Filed July 23, 2012
In re Bruce Paul Golden
Commission No. 09 CH 88
Synopsis of Review Board Report and Recommendation
This matter arises out of Respondent's actions in connection with his applications for financial aid from a private school attended by his daughter. The Administrator charged Respondent with preparing and submitting false information to Francis Parker School for the years 2001 through 2003 in an attempt to obtain financial aid to which Respondent would have not otherwise been entitled and in doing so violating Rule 8.4(a)(4) of the Illinois Rules of Professional Conduct and Supreme Court Rule 770. In addition, the Administrator charged Respondent with failing to respond to a proper request for information from the ARDC in violation of Rule 8.1(a)(2) of the Illinois Rules of Professional Conduct and Supreme Court Rule 770.
During the lengthy prehearing stage of these proceedings in which the Respondent represented himself, the Chair of the Hearing Panel barred Respondent from presenting substantive evidence related to the alleged misconduct. In addition, due to Respondent's conduct during the prehearing stage, the Chair also ordered that the allegations of the Administrator's Complaint be deemed admitted. Following a hearing, the Hearing Board issued a report and recommendation finding that all of the charges of misconduct had been proven by clear and convincing evidence, by virtue of the admitted allegations in the complaint. Two members of the Hearing Board recommended that Respondent be disbarred. The Chair of the Hearing Panel recommended that Respondent be suspended for three years and until further order of the Court.
Respondent filed exceptions, alleging that the Hearing Board erred by deeming the Complaint admitted, imposing sanctions because he asserted his Fifth Amendment rights, refusing to admit evidence regarding Respondent's physical and mental condition, striking his affirmative defenses and recommending disbarment. Respondent requested that the Administrator's Complaint be dismissed or, in the alternative, that a lesser sanction be imposed. The Administrator requested that this Board affirm the findings of misconduct and the sanction recommended by the Hearing Board.
The Review Board found that the Hearing Board did not abuse its discretion in imposing sanctions and in ordering that the allegations of the Administrator's Complaint be deemed admitted. The Review Board affirmed the findings of fact and conclusions of misconduct as found by the Hearing Board, with the exception of the finding that Respondent violated Supreme Court Rule 770. The Review Board recommended that Respondent be disbarred.
BEFORE THE REVIEW BOARD
ILLINOIS ATTORNEY REGISTRATION
|In the Matter of:
BRUCE PAUL GOLDEN,
Commission No. 09 CH 88
REPORT AND RECOMMENDATION OF THE REVIEW BOARD
SUMMARY OF PROCEEDINGS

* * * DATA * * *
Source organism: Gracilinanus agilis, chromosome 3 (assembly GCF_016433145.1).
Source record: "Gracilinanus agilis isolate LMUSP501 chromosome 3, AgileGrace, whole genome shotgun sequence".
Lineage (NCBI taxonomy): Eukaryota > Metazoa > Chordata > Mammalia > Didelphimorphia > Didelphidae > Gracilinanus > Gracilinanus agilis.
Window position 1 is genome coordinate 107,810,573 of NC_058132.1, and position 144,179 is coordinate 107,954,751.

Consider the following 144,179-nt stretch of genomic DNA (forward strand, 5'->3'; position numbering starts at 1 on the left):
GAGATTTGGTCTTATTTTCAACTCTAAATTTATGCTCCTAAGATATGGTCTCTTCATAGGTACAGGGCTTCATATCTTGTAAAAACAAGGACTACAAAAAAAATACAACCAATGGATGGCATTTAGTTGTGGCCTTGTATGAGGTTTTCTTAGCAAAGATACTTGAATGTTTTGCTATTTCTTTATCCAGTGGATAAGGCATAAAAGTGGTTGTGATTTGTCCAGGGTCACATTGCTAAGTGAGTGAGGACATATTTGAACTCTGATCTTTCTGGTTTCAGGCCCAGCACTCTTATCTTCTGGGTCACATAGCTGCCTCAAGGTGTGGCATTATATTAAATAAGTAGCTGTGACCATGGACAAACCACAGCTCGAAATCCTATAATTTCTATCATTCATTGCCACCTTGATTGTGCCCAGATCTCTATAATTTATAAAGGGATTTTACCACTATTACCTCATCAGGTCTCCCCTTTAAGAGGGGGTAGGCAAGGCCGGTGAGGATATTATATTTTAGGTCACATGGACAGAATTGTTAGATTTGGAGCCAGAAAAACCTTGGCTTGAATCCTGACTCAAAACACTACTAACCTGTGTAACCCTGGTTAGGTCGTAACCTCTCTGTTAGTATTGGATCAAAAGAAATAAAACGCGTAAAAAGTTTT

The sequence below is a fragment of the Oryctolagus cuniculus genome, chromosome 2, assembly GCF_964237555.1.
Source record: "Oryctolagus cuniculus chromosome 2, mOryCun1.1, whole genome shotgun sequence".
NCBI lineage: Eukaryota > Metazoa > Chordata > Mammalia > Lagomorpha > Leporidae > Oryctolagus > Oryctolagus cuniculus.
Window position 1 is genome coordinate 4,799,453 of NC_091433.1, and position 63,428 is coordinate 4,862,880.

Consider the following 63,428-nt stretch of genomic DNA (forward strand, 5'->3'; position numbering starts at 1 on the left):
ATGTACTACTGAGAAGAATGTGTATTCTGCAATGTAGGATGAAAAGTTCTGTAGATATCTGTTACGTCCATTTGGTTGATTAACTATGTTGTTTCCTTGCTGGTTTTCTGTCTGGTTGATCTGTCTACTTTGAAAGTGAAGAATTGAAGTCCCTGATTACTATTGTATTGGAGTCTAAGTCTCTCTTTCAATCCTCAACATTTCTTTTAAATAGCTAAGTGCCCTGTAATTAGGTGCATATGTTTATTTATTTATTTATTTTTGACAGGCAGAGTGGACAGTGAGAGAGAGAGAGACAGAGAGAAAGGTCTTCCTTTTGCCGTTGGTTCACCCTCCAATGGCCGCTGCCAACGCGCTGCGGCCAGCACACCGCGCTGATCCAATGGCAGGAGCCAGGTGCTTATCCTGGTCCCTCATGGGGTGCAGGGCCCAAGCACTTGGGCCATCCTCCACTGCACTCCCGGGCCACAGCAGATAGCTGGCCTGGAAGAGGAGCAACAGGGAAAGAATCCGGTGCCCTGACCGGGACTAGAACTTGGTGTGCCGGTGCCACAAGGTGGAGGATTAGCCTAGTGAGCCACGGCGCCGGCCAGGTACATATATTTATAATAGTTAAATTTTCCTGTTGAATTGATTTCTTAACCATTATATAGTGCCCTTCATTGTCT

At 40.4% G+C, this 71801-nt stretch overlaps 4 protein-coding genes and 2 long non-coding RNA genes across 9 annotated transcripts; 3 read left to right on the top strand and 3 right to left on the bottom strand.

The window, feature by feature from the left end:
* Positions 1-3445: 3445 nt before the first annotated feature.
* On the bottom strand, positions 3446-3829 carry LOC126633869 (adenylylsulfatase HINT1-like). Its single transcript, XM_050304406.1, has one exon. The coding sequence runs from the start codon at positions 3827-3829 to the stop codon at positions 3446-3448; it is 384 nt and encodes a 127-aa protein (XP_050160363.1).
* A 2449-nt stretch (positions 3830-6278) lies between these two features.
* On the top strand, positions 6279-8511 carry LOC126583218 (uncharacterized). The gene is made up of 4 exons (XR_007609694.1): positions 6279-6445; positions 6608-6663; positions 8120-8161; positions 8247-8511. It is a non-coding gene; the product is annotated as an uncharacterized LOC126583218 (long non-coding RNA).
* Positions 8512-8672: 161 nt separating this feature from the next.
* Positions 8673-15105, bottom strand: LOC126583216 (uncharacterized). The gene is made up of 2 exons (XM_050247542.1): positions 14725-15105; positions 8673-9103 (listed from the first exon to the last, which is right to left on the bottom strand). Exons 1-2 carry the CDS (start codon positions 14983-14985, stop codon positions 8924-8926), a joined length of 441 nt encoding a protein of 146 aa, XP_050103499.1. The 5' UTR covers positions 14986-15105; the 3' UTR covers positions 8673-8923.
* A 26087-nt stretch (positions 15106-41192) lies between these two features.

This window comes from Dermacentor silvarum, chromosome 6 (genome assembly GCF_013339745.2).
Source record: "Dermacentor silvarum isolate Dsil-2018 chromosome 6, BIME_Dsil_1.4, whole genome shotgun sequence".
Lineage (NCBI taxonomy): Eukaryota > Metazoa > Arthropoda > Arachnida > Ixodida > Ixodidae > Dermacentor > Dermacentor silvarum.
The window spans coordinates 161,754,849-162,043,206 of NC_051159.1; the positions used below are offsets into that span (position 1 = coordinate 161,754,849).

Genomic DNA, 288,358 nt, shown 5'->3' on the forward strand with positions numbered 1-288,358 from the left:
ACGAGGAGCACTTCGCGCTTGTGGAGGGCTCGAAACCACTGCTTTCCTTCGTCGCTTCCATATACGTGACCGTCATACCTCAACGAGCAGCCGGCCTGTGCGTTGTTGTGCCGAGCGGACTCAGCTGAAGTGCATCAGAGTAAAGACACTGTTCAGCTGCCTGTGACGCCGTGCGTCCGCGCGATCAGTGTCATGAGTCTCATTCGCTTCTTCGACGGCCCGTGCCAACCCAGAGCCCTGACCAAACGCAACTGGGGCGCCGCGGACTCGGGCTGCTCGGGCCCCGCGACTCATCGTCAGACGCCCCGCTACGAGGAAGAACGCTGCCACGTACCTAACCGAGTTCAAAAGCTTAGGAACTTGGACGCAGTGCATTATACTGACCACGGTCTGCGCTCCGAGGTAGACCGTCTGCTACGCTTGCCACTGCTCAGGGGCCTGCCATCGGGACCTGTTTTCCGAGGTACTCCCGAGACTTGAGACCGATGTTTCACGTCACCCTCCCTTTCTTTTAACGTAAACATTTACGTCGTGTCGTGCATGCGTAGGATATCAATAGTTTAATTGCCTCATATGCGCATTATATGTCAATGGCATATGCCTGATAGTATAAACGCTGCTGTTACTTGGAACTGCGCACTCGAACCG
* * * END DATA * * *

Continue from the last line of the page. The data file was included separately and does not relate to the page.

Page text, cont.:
This matter arises out of the Administrator's four count complaint alleging that Respondent engaged in misconduct in connection with his applications for financial aid from a private school attended by his daughter. Counts I through III charged Respondent with preparing and submitting false information to Francis Parker School for the years 2001 through 2003 in an attempt to obtain financial aid to which Respondent would have not otherwise been entitled and in doing so violating Rule 8.4(a)(4) of the Illinois Rules of Professional Conduct and Supreme Court Rule 770. Count IV charged Respondent with failing to respond to a proper request for information from the ARDC in violation of Rule 8.1(a)(2) of the Illinois Rules of Professional Conduct and Supreme Court Rule 770.
During the lengthy prehearing stage of these proceedings in which the Respondent represented himself, the Chair of the Hearing Panel barred Respondent from presenting substantive evidence related to the alleged misconduct (the "Bar Order"). In addition, due to Respondent's conduct during the prehearing stage, the Chair also ordered that the allegations of the Administrator's Complaint be deemed admitted (the "Admission Order"). To
prove his case, the Administrator relied on the Admission Order and evidence related to an ARDC investigator's service of the Complaint on the Respondent. Respondent was allowed to testify regarding some background information and some evidence in mitigation.
The Hearing Board issued a report and recommendation finding that all of the charges of misconduct had been proven by clear and convincing evidence, by virtue of the admitted allegations in the complaint. Two members of the Hearing Board recommended that Respondent be disbarred. The Chair of the Hearing Panel recommended that Respondent be suspended for three years and until further order of the Court.
Still acting pro se, the Respondent filed exceptions, alleging that the Hearing Board erred by deeming the Complaint admitted, imposing sanctions because he asserted his Fifth Amendment rights, refusing to admit evidence regarding Respondent's physical and mental condition, striking his affirmative defenses and recommending disbarment. Respondent asks that the Administrator's Complaint be dismissed or, in the alternative, that a lesser sanction be imposed. Following the filing of the briefs before this Board, Respondent retained counsel who argued the Respondent's case before this panel. The Administrator requests that this Board affirm the findings of misconduct and the sanction recommended by the Hearing Board.
THE BAR ORDER
Sanctions imposed by a Hearing Panel for discovery abuse or for failure to cooperate or comply with discovery requests are generally left to the discretion of the Hearing Panel Chair, and sanctions should not be reversed absent a clear abuse of discretion. In re Walsh, 94 CH 653 (Review Bd., Feb. 2, 2000), Administrator's petition for leave to file exceptions as to sanction allowed, No. M.R. 16705 (June 30, 2000). An abuse of discretion occurs only when no reasonable person would take the position adopted by the Hearing Board.